Connie seemed to be somewhat miffed at the attention that Cutter was getting from Carly the law clerk, and she voices some concern later which makes one think she may have been worried that Cutter was not being objective in the case as opposed to jealousy. It was amusing when Cutter’s ego seemed to have been bruised when he ribs Connie for what he saw as jealousy, then realizes that he chose his words badly and tries to dig himself out of his hole. Of course, Connie seemed to get back at him by wondering if his “male pride” was getting in the way with the judge. I think that those two have a great chemistry together, and while I am not one of those “shippers” who incessantly wish characters to hook up, I think that the fact that these two are able to trade barbs with each other means that there is a spark between them, but what that spark can set off is anybody’s guess. Personally, I would just be satisfied with her just getting on his case every now and them when he gets in his high and mighty moods.
Slightly surprising was Jack McCoy, who seemed to think as long as Cutter got one in the win column that he should just let sleeping dogs lie. Maybe he was preoccupied with his own issues; maybe he thought Cutter was being too hard on an old judge. Either way, it was a little un-Jack like not to want to root out a problem judge. I think at the end, Jack fully realized the sad state of the judge. Maybe Jack feels that age is crawling up on him as well, as evidenced by his complaints about the low light, making it hard for him to read. He could have been thinking that someday, someone may come after him because age could prevent him from doing his job. Of course, we all hope Jack McCoy will be immortal, don’t we?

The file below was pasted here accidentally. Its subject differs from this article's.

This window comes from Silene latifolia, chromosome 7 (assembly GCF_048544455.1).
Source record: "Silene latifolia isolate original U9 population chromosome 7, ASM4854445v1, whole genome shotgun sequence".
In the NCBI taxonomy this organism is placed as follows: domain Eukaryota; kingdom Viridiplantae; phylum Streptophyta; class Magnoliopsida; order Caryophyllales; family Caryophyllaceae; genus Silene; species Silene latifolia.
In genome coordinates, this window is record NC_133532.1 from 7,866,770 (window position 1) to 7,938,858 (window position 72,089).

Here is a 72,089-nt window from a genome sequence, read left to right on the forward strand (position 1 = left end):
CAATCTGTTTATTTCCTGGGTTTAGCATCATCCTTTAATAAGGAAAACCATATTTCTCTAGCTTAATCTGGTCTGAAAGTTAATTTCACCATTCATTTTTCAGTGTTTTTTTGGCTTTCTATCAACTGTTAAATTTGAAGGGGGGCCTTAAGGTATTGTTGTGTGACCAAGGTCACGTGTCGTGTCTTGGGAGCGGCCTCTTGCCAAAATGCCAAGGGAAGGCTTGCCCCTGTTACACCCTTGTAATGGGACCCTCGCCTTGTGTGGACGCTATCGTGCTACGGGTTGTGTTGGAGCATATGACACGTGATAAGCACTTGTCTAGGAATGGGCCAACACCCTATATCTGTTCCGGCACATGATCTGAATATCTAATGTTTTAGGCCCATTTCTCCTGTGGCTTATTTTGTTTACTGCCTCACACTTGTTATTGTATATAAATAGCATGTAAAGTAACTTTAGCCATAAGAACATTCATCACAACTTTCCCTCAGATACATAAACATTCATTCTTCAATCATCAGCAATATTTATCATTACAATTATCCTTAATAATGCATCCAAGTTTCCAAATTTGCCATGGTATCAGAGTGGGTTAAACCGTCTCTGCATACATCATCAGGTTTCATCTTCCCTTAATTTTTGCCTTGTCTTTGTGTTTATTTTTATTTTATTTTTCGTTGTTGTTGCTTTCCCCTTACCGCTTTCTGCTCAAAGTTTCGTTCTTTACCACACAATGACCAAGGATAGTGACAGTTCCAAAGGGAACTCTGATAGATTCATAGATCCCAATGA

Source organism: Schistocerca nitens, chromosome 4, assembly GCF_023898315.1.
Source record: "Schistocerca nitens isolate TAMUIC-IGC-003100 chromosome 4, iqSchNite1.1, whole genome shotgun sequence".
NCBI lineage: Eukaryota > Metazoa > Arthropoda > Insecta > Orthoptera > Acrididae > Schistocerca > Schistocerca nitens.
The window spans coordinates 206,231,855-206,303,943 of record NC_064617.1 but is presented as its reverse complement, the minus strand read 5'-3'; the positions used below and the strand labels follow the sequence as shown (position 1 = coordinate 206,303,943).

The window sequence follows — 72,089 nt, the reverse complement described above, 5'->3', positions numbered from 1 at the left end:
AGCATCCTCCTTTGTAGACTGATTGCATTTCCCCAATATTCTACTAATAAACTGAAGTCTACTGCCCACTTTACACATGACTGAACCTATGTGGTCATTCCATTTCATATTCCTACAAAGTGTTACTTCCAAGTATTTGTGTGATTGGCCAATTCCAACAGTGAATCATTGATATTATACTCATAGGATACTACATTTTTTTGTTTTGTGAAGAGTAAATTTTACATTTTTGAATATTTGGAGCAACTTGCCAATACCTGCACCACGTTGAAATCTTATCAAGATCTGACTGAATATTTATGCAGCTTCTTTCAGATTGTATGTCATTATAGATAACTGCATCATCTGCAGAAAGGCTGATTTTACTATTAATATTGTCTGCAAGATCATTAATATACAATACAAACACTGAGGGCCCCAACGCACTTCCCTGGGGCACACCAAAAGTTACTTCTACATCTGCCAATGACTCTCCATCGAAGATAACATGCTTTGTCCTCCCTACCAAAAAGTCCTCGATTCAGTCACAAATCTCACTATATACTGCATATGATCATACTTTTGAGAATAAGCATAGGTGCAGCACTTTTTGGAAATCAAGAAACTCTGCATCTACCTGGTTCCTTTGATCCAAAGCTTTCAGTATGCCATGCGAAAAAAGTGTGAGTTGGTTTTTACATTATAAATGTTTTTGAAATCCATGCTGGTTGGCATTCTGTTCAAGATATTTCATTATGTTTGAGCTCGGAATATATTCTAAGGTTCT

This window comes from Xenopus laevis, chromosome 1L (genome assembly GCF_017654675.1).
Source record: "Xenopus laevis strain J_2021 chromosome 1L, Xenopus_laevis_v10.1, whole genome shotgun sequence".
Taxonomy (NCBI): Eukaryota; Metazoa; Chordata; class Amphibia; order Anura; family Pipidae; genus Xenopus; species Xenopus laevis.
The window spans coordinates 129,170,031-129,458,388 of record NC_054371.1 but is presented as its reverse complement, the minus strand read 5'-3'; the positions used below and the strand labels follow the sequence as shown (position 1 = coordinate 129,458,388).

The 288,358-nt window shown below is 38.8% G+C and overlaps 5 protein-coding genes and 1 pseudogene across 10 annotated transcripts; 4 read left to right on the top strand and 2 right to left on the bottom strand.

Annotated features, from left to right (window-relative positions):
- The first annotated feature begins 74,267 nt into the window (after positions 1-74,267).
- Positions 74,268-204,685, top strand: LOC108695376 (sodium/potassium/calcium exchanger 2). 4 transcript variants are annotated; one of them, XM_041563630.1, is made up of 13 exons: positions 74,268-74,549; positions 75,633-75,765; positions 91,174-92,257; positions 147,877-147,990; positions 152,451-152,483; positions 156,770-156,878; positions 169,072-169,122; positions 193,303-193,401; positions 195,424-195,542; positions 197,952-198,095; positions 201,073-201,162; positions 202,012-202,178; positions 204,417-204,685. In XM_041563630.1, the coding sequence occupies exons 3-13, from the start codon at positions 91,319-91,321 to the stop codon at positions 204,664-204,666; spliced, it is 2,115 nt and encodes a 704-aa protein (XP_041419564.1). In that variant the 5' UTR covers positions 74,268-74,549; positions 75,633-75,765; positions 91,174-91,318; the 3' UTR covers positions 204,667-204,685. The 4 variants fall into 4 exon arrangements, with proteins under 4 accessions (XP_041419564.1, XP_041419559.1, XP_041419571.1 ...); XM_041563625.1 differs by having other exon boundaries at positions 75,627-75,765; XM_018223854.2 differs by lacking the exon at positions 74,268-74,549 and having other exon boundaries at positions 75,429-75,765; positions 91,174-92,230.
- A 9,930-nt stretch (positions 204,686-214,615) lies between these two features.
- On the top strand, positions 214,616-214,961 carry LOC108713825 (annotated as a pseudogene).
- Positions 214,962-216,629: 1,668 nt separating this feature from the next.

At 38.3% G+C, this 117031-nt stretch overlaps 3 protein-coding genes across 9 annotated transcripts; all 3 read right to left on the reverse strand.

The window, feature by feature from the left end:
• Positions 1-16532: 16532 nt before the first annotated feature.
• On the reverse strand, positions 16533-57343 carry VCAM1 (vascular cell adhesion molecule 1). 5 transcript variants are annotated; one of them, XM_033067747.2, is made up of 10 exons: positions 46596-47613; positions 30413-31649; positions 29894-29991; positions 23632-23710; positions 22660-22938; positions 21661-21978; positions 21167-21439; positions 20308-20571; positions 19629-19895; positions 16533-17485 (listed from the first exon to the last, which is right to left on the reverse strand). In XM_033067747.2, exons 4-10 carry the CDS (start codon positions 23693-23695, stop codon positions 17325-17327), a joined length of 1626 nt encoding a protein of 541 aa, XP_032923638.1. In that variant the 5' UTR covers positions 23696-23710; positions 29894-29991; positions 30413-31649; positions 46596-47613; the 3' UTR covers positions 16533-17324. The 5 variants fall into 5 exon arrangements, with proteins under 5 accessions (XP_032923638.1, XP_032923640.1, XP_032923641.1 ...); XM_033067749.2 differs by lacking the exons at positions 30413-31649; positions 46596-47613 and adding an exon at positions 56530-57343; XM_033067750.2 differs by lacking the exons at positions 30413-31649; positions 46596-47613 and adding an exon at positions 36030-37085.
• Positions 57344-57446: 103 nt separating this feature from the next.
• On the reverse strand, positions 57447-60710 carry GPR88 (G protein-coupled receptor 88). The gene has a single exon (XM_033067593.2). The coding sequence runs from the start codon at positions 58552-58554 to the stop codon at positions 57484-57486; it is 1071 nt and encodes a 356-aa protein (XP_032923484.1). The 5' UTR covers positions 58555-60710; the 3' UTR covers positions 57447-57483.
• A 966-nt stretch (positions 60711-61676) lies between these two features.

I found myself wondering how no other defense attorney ever noticed that the judge seemed to be getting his information fed to him by his clerk during the trial. Did it really take the clerk overtly telling Cutter she’d fix everything to make someone wonder that the judge’s mind was slipping?
I always liked Sherry Stringfield when she was on ER, and it was good to see her in this role on Law & Order. I thought she was well cast as the controlling and overprotective law clerk. Likewise, Ned Beatty did very well as the feeble minded judge. This was one of those cases where the show brought in two well known names to guest star, and viewers probably knew in advance that the story would revolve around them. Sometimes it is to the detriment of the show, but in this case I thought it enhanced the story and gave Cutter a chance to show that he is willing to win, but win the right way.
The one person who seems to be getting lost in the shuffle this season in Law & Order is S. Epatha Merkerson, who seems to be relegated to brief commentary with the detectives. I wish they would give her more to do. I have to admit that I laughed at her reaction to stories about the Hartwig's “green” use of the bathroom, and Lupo’s own stories of the process. After my husband visited China a few years ago on business, he had to bring his own toilet paper to areas outside the big cites like Shanghai because once one gets into the outer area, toilet paper just isn’t available. Sorry, but that would be one area that I don’t think I will ever go green. One thing is for sure, I would never want to shake Lupo’s left hand.